Gary Jackson: Fire When Ready Pottery
A Chicago potter’s somewhat slanted view of clay & play
Categories: bowls, classes

Last night in my pottery class, it was my favorite demo of every session!
The night that I teach my students how to make a bowl on purpose, instead of a cylinder gone bad. Starting with a nice smooth curve on the inside… NOT a flat bottom, a corner or a “beginner’s ledge” where the curve should be. So I did a throwing demo to show them the basics… and then sent them back to their wheels to practice making some bowls.

While they were throwing,¬† continued to throw more bowls. Sixteen in total… one full bag of clay… in case you were counting. Once I had all sixteen of them thrown, we reconvened the group for Part Two of the class demo. This is the FUN part. Where I get to show them a bunch of fun little tricks to make them all different. To give them a bit of style & flair! Just some quick tricks to encourage my students to “play” more with their clay. To take some time to make each bowl special & individual to themselves. The wheel basically makes the smooth round bowls… so now they need to mix it up and make them special.

Bowl #1 – FLUTED RIM
Just four simple fluted accents evenly spaced around the rim.

Bowl #2 – FLUTED RIM #2
And if four fluted accents was nice, maybe eight would be even better?!

Just a gentle “fold-over” of the rim to flare it down a bit. Keeping a steady finger on the outside about a inch below the rim, and the the inside fingers help “fold” the clay out over that finger.

And if a narrow rim was nice, maybe a wider one is even better?
It’s like one of those fancy restaurant bowls where they give you one tiny little scoop of food and charge you a fancy arm & a leg!!!

So if we like fluted, and we like flared… why not do both.
Flare out the rim first, and then add the fluted accents.

With a small metal dragonscaling tool, just a few little indents makes a cute flower…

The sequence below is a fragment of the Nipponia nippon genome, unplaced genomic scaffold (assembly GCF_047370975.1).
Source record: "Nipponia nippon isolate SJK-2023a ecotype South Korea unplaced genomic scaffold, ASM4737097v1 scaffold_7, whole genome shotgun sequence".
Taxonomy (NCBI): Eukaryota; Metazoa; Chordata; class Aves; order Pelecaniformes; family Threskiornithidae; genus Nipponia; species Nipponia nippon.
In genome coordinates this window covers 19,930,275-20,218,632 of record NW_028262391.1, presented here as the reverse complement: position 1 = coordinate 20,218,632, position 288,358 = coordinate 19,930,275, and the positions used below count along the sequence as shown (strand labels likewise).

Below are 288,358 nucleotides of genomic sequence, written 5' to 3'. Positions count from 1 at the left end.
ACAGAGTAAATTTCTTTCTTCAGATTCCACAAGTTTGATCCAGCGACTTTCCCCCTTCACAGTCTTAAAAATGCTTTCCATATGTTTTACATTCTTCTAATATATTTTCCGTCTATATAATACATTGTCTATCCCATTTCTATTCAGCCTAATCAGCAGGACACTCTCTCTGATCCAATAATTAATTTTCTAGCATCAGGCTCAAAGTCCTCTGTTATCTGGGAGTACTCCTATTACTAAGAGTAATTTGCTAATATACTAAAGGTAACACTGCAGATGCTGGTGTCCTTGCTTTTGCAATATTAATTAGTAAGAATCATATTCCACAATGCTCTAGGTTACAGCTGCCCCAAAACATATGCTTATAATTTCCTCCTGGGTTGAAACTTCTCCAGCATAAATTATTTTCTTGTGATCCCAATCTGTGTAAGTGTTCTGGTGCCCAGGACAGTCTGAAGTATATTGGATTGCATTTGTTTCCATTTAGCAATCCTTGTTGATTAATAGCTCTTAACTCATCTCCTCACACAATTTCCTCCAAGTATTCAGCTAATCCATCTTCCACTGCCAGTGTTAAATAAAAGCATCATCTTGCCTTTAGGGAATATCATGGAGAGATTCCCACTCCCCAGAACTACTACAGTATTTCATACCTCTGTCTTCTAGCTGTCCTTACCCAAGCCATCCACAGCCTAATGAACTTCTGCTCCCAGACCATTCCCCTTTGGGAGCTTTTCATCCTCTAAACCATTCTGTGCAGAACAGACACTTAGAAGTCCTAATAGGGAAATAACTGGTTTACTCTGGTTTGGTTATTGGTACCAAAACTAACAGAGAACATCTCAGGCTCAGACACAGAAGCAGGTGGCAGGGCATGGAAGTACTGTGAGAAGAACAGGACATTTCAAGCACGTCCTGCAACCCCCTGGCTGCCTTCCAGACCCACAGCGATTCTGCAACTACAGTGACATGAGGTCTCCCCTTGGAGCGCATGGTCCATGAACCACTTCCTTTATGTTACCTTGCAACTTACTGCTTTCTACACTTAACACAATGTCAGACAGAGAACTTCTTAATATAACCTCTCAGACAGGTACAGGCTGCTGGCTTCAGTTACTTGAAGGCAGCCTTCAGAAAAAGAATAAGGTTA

a fun little surprise at the bottom of a bowl of soup or ice cream!

With the pointed end of my wooden knife, I carefully split the rim and then pinched it back together in eight places. Creates a few good places for glaze to pool and make some great effects in the firing.

Another split rim, this time “dented” inwards at four places with the side of my wooden knife… creating a clover-like shape. Who says bowls need to be round???... NOT ME!!!

Another carefully split rim gently “dented” inwards and outwards.

I introduced my Beginners to the concept of colored slip. And tried to explain to them o=how much easier it is to make a two-color, inside-outside bowl with colored slip, than it is a glazing time. So much easier to get a clean dividing line using slip and a paint brush than trying to dip in a bucket of liquid glaze. The other benefit of a nice, solid covering of colored slip is that I can do some decorative carving through the slip to reveal a pattern in the base clay color.

After making a solid layer of French Green slip, I used the end of a wooden paintbrush through it while the bowl was spinning – easily creating this spiral pattern.

Everyone loves finger painting… so I filled this bowl with a layer of thick white slip. And then while the bowl was spinning, I stick in a finger and did a little squiggle. I love how the thick white slip creates some depth & waves which will play well in the glazing process.

After another later of thick white slip, I used a green rubber rib to create a chattered repetitive pattern. Spin the bowl nad tap the rib up & down from the center up tthe side. And breath… don’t panic. Once you’ve started, keep going. Don’t freak out!!!

Bowl #14 – OMBRE
Just a smooth gradation of color from French Green to White. At this point it’s smooth color… but there’s a good chance there may be some sgraffito carving though this later when it gets to be leatherhard.

Another gradation of French Green to White slip… and then a couple bands taken out with the wooden end of a paintbrush. And I’m kinda diggin’ the groovy spiral swirl at the bottom!!!